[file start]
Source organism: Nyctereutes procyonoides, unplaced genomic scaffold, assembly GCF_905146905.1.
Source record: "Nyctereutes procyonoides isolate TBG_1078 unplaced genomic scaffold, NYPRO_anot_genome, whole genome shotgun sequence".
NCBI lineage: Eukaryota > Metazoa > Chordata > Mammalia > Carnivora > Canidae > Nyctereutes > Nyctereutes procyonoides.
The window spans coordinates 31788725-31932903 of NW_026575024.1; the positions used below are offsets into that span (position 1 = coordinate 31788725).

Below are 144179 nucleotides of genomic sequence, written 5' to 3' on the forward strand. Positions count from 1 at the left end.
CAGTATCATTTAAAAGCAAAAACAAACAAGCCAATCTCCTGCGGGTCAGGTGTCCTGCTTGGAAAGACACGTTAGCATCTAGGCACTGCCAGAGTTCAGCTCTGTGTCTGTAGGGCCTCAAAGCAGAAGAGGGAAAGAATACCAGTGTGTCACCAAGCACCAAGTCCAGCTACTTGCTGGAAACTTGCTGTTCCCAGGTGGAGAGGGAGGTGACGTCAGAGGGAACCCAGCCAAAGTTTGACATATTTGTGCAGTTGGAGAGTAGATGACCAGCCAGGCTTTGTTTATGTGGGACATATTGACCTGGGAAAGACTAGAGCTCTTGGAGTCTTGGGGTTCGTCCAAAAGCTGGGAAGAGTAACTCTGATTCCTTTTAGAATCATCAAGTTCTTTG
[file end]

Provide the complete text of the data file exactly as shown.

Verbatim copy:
Source organism: Nyctereutes procyonoides, unplaced genomic scaffold, assembly GCF_905146905.1.
Source record: "Nyctereutes procyonoides isolate TBG_1078 unplaced genomic scaffold, NYPRO_anot_genome, whole genome shotgun sequence".
NCBI lineage: Eukaryota > Metazoa > Chordata > Mammalia > Carnivora > Canidae > Nyctereutes > Nyctereutes procyonoides.
The window spans coordinates 31788725-31932903 of NW_026575024.1; the positions used below are offsets into that span (position 1 = coordinate 31788725).

Below are 144179 nucleotides of genomic sequence, written 5' to 3' on the forward strand. Positions count from 1 at the left end.
CAGTATCATTTAAAAGCAAAAACAAACAAGCCAATCTCCTGCGGGTCAGGTGTCCTGCTTGGAAAGACACGTTAGCATCTAGGCACTGCCAGAGTTCAGCTCTGTGTCTGTAGGGCCTCAAAGCAGAAGAGGGAAAGAATACCAGTGTGTCACCAAGCACCAAGTCCAGCTACTTGCTGGAAACTTGCTGTTCCCAGGTGGAGAGGGAGGTGACGTCAGAGGGAACCCAGCCAAAGTTTGACATATTTGTGCAGTTGGAGAGTAGATGACCAGCCAGGCTTTGTTTATGTGGGACATATTGACCTGGGAAAGACTAGAGCTCTTGGAGTCTTGGGGTTCGTCCAAAAGCTGGGAAGAGTAACTCTGATTCCTTTTAGAATCATCAAGTTCTTTG